But still they asked me, and I joined. Although at first he though he was, Job was never a lesser band member. His total input was so important for the whole band. No one else in the band could have filled in for him, his musicality, his knowledge, his ideas. Like the clicks you hear in Sunrise, small ideas, tiny things you hear - all Job's ideas. You need a good sense of music and arrangements for that, because it's easy to overdo a thing like that. Also other artistic ideas. Look at the website as it is now, with the atmospheric photos - all Job's ideas. Job is also a storyteller. The way he announced the new song Murder In The Park was very funny!

LP "Nobody Can Wait
Forever" (1975)

The second line-up of Alquin.
Michel van Dijk at the top left.

LP "Best Kept
Secret" (1976)


Alquin Again
Ferdinand [Bakker, guitar] and Job [Tarenskeen, drums] had been arranging some charity performances titled Let's Stick Together, with a large choir for several years in a row, in Delft. They were arranging all the stuff - organizing rehearsals, selecting the songs, Job wrote down the chords and lyrics for people and who had to do what, copy all information on large sheets, etc. That's a lot of work when you're doing this for 25 people!

And five years ago, they asked me if I'd like to join in once, just for fun. Well, fun it was, and we sort of made an appointment to get back together in a rehearsal room, just for old time's sake. I didn't have to do much, but I was there on time for rehearsals, showing commitment. So trust was beginning to grow again.

It took a while, though. We were always the first to arrive at these sessions and the last to leave. And every time we thought - yes, let's play again soon! But that didn't happen for a few years.

We tried it in 1995, but that didn't feel good yet. But last time around, it did. We started the rehearsal... first song, Sunrise... and already after three notes, I felt it. I really didn't expect it at all, but there it was again, that magical moment.

We really had planned to do one single show in 2003, and that was going to be it. But that show was sold out within one hour. Hm, let's do one more then, we though. It was never the plan, but it simply evolved from there. Then someone got the idea of recording a DVD. But while we were thinking about it, I said we'd better do some shows before recording the DVD, to get warmed up, get in shape and stuff. So we did five or six shows before actually recording the DVD. And it was truly amazing, the feedback we got from the audience was amazing!

Michel van Dijk, 2003.
Photo by Fred Hendriks, taken from

Yes, the magic was there, and it felt real good.

Ha, but not everything went well from the start! I remember a time rehearsing, and everybody was really into it. We started a song, the atmosphere was getting better and better. Then Dick [Franssen, keyboards] joined in, very enthusiastically. A bit too much, actually, because I saw his Hammond organ moving, coming forward, and suddenly topping over, flat on its back! :-)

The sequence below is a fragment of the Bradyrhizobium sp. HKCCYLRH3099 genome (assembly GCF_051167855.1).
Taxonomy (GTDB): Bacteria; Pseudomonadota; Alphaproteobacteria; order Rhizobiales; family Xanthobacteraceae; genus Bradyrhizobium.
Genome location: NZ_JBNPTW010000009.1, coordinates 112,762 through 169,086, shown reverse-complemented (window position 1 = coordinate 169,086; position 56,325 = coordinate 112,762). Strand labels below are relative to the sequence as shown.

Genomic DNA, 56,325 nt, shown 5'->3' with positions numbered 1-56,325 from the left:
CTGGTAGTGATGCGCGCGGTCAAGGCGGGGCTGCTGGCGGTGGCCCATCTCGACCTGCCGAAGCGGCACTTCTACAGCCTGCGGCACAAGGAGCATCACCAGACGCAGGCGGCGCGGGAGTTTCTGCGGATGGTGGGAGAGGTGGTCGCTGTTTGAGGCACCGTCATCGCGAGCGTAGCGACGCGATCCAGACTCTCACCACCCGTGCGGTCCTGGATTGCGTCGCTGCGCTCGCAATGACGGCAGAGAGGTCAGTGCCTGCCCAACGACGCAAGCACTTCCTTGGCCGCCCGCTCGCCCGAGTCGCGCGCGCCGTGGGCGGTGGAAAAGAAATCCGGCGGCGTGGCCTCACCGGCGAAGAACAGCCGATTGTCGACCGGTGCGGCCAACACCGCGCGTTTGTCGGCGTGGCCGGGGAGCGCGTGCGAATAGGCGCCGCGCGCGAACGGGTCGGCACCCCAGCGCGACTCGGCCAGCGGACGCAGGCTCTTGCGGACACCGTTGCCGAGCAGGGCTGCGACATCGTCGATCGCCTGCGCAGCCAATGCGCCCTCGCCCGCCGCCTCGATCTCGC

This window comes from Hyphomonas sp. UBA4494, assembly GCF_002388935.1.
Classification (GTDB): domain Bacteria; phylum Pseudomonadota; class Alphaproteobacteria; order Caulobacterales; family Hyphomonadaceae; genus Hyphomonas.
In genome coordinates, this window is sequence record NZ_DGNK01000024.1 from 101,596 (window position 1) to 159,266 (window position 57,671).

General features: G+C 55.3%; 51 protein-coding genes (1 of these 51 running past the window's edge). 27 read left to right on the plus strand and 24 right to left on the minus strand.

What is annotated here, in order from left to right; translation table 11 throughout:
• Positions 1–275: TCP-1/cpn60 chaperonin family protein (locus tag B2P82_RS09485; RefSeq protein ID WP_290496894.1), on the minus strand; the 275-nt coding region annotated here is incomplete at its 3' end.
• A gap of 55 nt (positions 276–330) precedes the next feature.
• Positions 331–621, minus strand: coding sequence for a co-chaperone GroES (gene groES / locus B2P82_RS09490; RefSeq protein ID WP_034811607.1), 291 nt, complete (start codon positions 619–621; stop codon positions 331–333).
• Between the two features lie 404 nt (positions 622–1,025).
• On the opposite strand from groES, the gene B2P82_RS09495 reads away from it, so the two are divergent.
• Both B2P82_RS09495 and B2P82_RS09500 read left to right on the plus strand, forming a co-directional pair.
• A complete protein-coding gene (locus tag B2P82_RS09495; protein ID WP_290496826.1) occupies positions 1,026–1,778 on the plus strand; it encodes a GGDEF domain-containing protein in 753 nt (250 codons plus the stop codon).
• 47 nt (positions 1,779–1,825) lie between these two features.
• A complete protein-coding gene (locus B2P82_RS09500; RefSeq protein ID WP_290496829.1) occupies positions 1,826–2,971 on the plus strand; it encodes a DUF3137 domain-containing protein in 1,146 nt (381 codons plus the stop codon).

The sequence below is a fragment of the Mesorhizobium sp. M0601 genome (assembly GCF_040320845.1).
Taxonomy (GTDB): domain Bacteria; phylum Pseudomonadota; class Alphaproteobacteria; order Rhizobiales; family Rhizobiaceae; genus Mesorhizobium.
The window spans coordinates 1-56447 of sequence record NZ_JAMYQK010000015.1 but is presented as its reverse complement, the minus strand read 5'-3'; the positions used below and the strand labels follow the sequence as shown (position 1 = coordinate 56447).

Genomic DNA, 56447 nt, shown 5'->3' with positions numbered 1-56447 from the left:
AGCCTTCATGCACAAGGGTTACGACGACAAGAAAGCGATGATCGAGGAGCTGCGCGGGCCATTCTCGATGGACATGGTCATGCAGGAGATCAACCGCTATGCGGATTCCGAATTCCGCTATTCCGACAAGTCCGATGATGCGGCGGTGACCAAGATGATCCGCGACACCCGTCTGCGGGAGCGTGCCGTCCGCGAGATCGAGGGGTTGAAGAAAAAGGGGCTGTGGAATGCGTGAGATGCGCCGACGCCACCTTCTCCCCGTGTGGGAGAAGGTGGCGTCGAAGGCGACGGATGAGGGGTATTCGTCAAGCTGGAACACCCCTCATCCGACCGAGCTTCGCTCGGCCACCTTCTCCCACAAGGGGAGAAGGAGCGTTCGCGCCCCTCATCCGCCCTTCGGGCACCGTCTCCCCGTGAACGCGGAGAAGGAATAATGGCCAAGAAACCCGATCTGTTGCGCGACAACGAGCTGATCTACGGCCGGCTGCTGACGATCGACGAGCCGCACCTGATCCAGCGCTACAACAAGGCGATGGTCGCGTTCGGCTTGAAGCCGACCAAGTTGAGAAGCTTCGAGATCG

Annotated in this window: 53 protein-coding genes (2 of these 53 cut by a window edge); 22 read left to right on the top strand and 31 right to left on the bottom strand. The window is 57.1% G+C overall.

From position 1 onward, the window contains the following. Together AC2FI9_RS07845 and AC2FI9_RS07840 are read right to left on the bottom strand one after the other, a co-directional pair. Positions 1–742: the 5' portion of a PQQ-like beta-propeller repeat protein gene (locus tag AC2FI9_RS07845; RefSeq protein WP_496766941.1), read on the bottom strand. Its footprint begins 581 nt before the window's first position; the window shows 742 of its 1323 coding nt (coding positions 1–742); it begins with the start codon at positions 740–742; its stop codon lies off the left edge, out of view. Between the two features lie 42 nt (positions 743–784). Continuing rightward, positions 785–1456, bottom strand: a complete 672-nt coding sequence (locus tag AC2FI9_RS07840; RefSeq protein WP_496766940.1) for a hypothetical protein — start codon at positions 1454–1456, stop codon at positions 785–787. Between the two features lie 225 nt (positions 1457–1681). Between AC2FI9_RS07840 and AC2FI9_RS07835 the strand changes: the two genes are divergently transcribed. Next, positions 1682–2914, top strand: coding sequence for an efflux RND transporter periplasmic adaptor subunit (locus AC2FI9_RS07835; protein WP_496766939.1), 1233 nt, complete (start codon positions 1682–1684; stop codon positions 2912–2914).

But that's part of the deal, you know, and it's a part that I like.

For example, when we recorded the DVD, we were playing a song, and again I was really into it. During a short instrumental section, I was moving around on stage, enjoying the music. And when my next line was coming up, I turned around to start singing and... the mic had gone! I turned around, but there was no microphone stand. It appeared to have fallen when I turned around. But that's all part of it, and although some thought it best to cut that bit out, I really wanted that to be left in!

What's different with the 1970s?
Definitely not the magic. The biggest difference is the way I experience it all. For example, the audience. I was too young and wild and arrogant maybe, to accept applause, to realize what it meant to the listeners. I mean, you're young and playing in a rock and roll band - it's just how you behave. But now, I really feel the feedback, I really feel the energy from the audience, and that's true magic.

I used to think that music could change the world. But even now, entire populations are wiped off the earth. The world is such a big place that people lose their sense of individuality. There's this general feeling of uselessness. I used to have those feelings too. Go walk through the city, and you're absolutely nobody and nowhere. That thing alone is not too bad, it's the way it is. Music was something that would give hope and direction, a window to better times. But that was an illusion. Now I know you can't change the world. It doesn't give a fuck what you do, nothing will really change.

What remains after the illusion is that you can still make music, and that you can let people get positive feelings and let them give positive feedback. And that's enough, more is not necessary. That's not how I felt it, so many years ago. But I know that now. So I'll just keep doing it, absolutely.